Hoping to stabilize its existence until the 2015 projected completion of the project to dredge the shipping channel the Port St. Joe Port Authority this week advertised for proposals to establish a line of credit.
Port Authority board members unanimously voted Monday to request proposals for a half million dollar line of credit aimed primarily at maintaining “bare bones” operations.
Board members seek a note with a five-year balloon at a fixed interest rate with interest due at the end of the term of the agreement.
“We are at the point we need to make a very responsible decision,” said board member Jason Shoaf who motioned the proposal to the full board. His hope is the line of credit would be drawn upon only to meet operational expenses.
“We need to have a responsible bare bones budget to keep the doors open.”
In the near term, the most critical of those expenses is liability insurance, the required annual audit, directors’ insurance and Florida Ports Council dues.
That would, at the least, maintain the Port Authority’s existence as the dredging logistics, costs and funding come into focus with a projected completion of the project next year.
With no revenue and little in the bank, the Port Authority is trying to meet expenses estimated at just under $70,000 per year.
Shoaf said that given cash on hand, the Port Authority has funding for the next two months before the fiscal uncertainty arrives.
A community fundraising campaign raised $30,000.
“That worked but we should continue down that road,” said board chair Leonard Costin.
The board could get some help from friends.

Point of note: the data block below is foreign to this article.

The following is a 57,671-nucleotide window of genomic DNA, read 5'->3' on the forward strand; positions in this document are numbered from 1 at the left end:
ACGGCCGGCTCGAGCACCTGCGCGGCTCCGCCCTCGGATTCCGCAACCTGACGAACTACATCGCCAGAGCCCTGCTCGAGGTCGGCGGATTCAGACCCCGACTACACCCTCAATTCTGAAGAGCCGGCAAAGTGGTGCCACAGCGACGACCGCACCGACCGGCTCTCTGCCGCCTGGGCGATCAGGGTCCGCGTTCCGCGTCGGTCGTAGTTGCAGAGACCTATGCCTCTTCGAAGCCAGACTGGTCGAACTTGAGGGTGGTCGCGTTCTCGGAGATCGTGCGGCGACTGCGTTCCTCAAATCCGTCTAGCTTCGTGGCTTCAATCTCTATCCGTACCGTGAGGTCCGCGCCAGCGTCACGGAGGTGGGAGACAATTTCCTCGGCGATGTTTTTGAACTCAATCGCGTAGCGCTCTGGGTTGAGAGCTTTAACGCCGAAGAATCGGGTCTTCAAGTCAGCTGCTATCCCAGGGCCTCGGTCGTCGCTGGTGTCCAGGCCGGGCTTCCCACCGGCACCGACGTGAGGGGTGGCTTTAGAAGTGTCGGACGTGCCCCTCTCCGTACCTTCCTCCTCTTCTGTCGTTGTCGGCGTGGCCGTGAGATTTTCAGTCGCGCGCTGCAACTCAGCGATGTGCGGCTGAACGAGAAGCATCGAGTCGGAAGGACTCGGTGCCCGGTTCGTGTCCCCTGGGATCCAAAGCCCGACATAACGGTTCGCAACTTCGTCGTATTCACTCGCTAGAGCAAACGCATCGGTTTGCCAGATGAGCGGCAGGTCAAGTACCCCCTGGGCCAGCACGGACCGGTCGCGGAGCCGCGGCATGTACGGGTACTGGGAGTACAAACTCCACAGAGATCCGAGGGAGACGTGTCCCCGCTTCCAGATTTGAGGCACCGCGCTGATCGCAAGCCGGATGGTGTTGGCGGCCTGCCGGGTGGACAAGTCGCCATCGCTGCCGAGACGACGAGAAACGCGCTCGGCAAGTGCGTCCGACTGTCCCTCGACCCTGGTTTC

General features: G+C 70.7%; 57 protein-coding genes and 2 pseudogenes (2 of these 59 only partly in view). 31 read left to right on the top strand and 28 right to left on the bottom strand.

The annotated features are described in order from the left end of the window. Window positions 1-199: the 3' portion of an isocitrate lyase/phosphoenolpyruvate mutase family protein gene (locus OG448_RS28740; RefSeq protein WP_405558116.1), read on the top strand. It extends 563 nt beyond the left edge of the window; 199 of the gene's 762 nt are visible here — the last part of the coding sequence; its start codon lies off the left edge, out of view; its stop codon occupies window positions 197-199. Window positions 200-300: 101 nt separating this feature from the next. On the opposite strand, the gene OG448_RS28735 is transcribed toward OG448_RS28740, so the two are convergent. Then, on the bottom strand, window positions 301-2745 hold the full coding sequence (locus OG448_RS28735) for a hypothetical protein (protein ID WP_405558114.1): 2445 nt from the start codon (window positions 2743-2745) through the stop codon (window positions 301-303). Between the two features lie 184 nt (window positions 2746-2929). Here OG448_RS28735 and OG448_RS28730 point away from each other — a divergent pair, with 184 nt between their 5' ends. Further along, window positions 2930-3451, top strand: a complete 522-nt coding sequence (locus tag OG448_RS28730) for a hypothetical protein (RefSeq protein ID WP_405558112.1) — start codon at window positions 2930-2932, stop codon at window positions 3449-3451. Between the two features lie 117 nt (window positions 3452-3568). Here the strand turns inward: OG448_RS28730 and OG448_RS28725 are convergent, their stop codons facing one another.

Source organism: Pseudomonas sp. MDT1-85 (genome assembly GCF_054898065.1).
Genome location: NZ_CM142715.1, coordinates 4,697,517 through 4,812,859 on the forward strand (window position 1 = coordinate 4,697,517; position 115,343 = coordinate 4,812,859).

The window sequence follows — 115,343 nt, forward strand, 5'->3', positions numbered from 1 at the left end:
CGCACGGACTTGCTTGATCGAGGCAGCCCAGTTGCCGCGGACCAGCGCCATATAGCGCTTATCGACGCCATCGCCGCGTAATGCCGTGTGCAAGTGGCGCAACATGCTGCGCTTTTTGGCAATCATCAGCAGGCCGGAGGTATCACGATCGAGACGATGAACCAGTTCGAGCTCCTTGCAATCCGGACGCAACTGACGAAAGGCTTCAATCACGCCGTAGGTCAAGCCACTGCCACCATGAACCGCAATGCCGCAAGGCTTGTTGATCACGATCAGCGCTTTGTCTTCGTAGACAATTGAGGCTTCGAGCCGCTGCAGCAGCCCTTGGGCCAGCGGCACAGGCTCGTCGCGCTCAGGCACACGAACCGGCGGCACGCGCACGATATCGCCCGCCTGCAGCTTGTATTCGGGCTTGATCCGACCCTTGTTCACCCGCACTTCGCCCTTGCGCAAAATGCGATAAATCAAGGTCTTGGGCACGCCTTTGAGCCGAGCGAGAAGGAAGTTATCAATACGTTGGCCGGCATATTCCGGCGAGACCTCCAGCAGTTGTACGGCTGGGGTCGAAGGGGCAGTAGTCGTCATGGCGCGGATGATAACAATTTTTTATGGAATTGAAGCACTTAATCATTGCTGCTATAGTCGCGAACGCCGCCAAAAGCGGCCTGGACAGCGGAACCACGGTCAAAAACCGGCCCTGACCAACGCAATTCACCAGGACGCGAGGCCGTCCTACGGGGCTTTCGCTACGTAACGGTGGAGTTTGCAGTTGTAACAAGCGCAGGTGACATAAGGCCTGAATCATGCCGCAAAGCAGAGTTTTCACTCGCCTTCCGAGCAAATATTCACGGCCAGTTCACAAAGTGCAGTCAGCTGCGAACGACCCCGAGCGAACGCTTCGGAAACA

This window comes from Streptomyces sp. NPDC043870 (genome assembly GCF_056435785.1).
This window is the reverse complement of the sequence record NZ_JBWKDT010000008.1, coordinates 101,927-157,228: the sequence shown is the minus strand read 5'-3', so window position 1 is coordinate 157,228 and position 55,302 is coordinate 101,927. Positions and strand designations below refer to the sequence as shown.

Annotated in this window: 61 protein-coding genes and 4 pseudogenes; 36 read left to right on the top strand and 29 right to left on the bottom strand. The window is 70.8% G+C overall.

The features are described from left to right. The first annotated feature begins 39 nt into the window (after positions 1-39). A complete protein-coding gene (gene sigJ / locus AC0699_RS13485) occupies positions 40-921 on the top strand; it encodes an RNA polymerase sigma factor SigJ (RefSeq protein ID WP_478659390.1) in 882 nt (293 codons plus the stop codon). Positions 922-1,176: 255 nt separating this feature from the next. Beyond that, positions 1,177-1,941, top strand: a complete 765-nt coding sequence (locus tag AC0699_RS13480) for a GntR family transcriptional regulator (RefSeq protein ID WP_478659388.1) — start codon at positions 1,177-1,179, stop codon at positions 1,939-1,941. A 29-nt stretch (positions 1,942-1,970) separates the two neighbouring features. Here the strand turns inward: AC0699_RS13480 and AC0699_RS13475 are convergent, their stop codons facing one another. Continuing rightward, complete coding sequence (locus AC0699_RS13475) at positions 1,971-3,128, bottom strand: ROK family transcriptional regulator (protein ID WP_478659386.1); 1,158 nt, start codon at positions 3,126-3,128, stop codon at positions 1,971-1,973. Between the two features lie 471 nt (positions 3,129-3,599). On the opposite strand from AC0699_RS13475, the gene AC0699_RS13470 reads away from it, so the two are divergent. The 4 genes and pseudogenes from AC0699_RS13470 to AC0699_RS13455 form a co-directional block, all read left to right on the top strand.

The Florida Ports Council is at least considering abating annual due requirements – roughly $12,000 – of the Port of Port St. Joe by up to two years to allow the projected port development to take hold and bring revenue to the Port Authority.
In addition, Shoaf and the authority’s insurance consultant are in discussions with the insurance company on meeting the obligations on liability and directors’ insurance, estimated at roughly $15,000, under a payment plan.
The Port Authority is seeking assistance from the private lending markets after being informed that any loan the board might be provided would likely not be tax-exempt.
While trying to meet basic expenses is the goal, Port Authority members were also cognizant that to secure a line of credit would require leveraging the one asset the board has, the former Arizona Chemical property which is in the port’s hands free and clear.
And given that the property was secured through a grant/donation package some $1.5 million, collateralizing it for less than $500,000 was unpalatable for board members.
The key, board member Eugene Raffield said, was simply to be a viable board when the dredge work to which so much is devoted was completed.
“We’ve got to survive until that ship channel is dredged,” Raffield said. “Without that ship channel being dredged nothing is going to happen.”
Contracts which would formalize the collaborative agreement between the Port Authority, St. Joe Company and two energy companies committed to shipping through the Port of Port St. Joe are near final.
The contracts were largely a request of the state which wanted a formal partnership with a public body in the mix on the port development as part of multi-million grants to improve rail lines entering Gulf County and dredging of the ship channel.
Up until now the agreements with Enova and Green Circle consisted of Letters of Intent with the St. Joe Company. The contracts will make the Port Authority a party to the agreements to ship over 1 million tons through the port.
The contract with Green Circle is awaiting approval by the Florida Department of Transportation and should be complete within two weeks; the Enova contract is with that company for final comments.
Local resident Chuck Livengood has joined the Port Authority as an unpaid administrative assistant.
He replaces Nadine Lee who left for personal reasons last month.